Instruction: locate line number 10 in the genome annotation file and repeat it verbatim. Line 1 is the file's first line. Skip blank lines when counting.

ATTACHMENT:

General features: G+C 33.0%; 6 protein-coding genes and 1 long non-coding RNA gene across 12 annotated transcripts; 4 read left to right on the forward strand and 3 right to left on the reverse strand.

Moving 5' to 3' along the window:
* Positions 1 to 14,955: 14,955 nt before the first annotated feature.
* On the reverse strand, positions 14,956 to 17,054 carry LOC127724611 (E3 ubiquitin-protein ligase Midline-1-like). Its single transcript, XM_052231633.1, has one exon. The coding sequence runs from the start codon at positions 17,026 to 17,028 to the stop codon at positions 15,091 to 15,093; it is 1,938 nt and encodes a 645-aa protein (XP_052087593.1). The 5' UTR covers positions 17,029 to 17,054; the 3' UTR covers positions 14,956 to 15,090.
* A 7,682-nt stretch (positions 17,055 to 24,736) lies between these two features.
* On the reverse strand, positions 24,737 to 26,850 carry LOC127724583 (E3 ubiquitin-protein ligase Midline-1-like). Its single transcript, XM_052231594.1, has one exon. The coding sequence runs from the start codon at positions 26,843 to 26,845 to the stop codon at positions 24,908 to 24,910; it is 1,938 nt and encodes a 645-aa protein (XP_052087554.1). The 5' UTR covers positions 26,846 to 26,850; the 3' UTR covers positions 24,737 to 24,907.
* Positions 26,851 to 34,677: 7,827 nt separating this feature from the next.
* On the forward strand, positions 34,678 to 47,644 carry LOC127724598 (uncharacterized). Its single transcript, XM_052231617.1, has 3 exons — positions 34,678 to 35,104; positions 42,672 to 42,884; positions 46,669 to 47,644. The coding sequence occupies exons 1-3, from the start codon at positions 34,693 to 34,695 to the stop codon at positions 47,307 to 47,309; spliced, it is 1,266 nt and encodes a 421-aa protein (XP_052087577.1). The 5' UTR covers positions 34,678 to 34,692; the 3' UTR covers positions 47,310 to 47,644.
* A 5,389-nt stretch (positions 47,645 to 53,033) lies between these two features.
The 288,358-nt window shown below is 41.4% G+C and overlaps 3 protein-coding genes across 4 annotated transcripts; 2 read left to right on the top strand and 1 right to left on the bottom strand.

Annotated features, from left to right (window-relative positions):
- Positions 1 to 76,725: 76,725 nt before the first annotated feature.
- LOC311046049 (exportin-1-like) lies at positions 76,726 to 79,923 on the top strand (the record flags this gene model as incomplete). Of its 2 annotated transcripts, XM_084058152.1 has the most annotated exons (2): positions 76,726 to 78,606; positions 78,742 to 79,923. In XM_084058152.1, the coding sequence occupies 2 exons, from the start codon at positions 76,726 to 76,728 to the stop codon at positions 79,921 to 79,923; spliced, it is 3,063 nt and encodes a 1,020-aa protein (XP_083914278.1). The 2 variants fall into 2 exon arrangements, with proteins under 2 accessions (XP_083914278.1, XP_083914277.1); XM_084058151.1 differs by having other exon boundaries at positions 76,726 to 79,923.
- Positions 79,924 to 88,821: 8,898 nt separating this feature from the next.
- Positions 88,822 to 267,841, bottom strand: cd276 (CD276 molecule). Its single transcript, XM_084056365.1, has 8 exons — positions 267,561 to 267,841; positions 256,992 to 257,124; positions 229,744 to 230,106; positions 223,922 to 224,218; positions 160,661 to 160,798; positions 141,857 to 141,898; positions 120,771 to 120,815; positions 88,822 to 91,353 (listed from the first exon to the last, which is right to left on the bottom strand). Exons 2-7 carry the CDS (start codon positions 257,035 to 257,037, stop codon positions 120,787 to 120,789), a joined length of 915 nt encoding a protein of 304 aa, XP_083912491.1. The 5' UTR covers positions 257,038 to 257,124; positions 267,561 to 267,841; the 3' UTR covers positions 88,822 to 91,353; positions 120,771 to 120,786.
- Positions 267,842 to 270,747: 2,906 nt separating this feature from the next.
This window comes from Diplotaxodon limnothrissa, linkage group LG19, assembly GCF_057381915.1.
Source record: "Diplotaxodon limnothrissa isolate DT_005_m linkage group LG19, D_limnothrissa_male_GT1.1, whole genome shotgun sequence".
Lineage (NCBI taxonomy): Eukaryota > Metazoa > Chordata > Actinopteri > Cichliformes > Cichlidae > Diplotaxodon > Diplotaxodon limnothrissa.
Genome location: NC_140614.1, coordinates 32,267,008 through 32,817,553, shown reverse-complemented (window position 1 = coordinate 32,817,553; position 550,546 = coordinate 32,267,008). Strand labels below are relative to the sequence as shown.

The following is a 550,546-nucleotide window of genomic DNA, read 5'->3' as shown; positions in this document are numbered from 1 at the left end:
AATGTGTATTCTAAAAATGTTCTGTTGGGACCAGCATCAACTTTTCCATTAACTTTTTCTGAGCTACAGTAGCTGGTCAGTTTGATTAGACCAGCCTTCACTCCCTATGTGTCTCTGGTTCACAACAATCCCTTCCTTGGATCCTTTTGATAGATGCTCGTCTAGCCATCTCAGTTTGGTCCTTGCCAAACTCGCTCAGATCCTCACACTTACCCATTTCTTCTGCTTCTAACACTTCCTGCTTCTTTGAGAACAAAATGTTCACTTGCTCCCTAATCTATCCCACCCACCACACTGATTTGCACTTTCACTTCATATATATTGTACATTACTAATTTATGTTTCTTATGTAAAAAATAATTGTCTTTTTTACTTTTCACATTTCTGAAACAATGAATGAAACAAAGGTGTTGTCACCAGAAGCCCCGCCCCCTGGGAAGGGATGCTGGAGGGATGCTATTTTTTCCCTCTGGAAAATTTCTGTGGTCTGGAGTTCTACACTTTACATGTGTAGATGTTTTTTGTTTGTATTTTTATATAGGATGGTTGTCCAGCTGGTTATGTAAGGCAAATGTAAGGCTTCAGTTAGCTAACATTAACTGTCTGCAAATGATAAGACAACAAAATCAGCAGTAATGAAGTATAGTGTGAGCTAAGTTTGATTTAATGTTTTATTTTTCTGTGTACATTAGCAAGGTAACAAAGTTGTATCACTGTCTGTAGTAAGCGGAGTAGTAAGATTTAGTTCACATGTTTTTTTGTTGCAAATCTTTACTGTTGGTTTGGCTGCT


The 288,358-nt window shown below is 41.4% G+C and overlaps 3 protein-coding genes across 4 annotated transcripts; 2 read left to right on the top strand and 1 right to left on the bottom strand.